Jacob (clothing retailer)

JACOB at Yorkdale Mall

Jacob (formally known as Boutique Jacob, Inc) is a private five store Canadian chain of women's and girls' clothing store chain based out of Montreal, Quebec. At its peak, Jacob once had over 200 stores all over Canada, usually in malls. In addition to its main brand Jacob, the company operated under the banners Jacob Connexion, Jacob Lingerie, Josef and Danz.

The company was founded in 1977 by its current president Jacob Basmaji. The original store opened in Sorel-Tracy, Quebec and still operates. The first store outside of Quebec was opened in Toronto in 1985. Jacob opened its first US store (in Cambridge, Massachusetts) circa 2000.

Jacob's flagship store is at the corner of Sainte-Catherine and Drummond streets in downtown Montreal.

Stores were shuttered in 2014 and online site ceased operating in 2015.[1] In April 2015 the online site has been restarted offering only their fragrance and plans to open a few stores in Quebec only.[2] Jacob emerged from bankruptcy and will now be operating six stores chainwide, all of which are located in the province of Quebec.[3][4] Among these five stores is the original 1977 Sorel store and another store in Old Quebec.[4] The other three are all located in Montreal (which includes, among others, the downtown flagship store and another one at Galeries d'Anjou).[3][4]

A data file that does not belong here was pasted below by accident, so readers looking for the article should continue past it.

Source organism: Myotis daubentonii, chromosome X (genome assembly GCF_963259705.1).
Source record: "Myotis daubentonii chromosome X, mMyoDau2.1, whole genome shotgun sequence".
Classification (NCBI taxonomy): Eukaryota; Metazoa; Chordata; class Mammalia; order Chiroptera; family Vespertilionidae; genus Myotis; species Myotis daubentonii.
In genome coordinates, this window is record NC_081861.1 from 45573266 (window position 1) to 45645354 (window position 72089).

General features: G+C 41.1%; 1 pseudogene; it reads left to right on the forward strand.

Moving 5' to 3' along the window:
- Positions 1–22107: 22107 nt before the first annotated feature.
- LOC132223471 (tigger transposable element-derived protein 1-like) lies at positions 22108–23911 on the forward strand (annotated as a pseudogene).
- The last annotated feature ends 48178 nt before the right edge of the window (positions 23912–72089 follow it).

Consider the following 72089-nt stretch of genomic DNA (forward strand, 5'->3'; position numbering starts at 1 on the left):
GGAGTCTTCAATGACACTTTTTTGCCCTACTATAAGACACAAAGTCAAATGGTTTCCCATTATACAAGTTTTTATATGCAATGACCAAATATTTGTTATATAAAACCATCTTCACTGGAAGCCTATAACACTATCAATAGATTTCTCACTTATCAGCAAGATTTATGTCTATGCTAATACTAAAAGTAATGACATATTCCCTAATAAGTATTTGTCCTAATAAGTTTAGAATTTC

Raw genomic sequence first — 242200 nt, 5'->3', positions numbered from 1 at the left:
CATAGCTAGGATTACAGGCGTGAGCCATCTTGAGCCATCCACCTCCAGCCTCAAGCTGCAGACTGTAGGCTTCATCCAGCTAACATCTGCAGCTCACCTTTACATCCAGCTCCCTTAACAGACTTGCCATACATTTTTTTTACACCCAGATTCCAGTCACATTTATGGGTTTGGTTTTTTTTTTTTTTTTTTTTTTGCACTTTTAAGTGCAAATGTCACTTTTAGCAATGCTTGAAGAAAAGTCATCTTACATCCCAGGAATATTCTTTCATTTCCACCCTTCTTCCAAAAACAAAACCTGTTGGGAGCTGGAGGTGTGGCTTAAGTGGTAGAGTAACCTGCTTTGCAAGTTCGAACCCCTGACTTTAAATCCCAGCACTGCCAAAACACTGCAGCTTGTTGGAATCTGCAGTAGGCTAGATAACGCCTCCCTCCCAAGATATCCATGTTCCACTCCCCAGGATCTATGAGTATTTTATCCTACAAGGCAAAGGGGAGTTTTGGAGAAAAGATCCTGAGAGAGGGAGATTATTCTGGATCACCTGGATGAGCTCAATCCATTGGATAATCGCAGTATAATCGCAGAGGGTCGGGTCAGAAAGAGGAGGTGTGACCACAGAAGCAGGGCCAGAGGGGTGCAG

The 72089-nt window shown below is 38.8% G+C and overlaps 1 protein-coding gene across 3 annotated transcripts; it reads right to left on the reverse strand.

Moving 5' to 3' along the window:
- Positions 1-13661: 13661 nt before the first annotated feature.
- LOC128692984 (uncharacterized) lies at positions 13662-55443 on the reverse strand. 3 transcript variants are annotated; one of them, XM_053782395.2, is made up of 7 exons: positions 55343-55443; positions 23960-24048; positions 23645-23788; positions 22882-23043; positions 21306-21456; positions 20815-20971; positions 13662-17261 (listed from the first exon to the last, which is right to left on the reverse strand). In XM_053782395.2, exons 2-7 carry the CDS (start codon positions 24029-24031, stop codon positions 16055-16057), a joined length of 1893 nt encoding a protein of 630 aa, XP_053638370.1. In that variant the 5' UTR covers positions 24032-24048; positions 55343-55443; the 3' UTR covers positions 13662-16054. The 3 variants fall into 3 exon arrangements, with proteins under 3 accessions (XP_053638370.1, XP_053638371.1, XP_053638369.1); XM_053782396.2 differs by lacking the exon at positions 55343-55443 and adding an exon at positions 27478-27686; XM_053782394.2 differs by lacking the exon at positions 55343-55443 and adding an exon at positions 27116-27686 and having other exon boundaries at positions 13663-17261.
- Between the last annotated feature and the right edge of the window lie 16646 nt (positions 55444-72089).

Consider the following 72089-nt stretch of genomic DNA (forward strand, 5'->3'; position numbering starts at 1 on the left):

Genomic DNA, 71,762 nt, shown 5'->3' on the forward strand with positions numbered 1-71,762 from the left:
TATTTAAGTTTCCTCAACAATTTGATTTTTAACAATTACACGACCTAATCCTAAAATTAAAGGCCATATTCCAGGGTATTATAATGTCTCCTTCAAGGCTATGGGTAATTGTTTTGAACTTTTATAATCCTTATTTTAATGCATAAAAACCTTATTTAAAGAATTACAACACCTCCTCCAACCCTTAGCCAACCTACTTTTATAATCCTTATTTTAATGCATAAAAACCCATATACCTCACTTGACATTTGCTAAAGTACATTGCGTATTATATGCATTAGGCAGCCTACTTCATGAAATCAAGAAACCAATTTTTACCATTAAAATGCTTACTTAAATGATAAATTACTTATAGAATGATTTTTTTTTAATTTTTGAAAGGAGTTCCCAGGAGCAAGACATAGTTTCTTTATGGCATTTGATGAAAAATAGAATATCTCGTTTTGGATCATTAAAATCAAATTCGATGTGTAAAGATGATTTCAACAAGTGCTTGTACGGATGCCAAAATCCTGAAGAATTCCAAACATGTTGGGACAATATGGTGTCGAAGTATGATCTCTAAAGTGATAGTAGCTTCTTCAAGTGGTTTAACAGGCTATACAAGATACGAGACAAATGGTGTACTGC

Corporate historyEdit

In 2005, the company launched Josef, seeking an older demographic which market research suggested were more active spenders.[5]

Jacob had begun closing locations in 2008, shuttering 52 stores with 355 staff in two years. In November 2010, the company was owing $29 million to suppliers and employees, and $8.8 million to the National Bank of Canada. It received court protection from creditors, through the Quebec Superior Court and the Companies' Creditors Arrangement Act, planning to reformat its operations.[5] While the company attributed its woes were pinned on entries by international retailers into the Canadian market, including H&M and Zara,[5] it was also negatively impacted by "surgical shopping", a gap in the retail market increased during the recession, pushing purchasers to high end or value products, as opposed to middle market. Gap and Sears Canada were cited as casualties.[6]

The general manager of Yorkdale Shopping Centre forced the company to close its location in the mall, apparently struggling, in order to allow an outlet of American retailer J. Crew to open.[7]

On May 6, 2014 the retailer declared bankruptcy; the company would be liquidating all 92 of its stores across Canada in the coming weeks. A challenging economy and an increase of new international retailers are being cited as part of the reason.

In April 2015, Jacob emerged from bankruptcy and are now operating five stores chainwide, all of which are located in the province of Quebec.[4] Among these five stores is the original 1977 Sorel store and another store in Old Quebec.[4] The other three are all located in Montreal (which includes the downtown flagship store).[4]

Former brandsEdit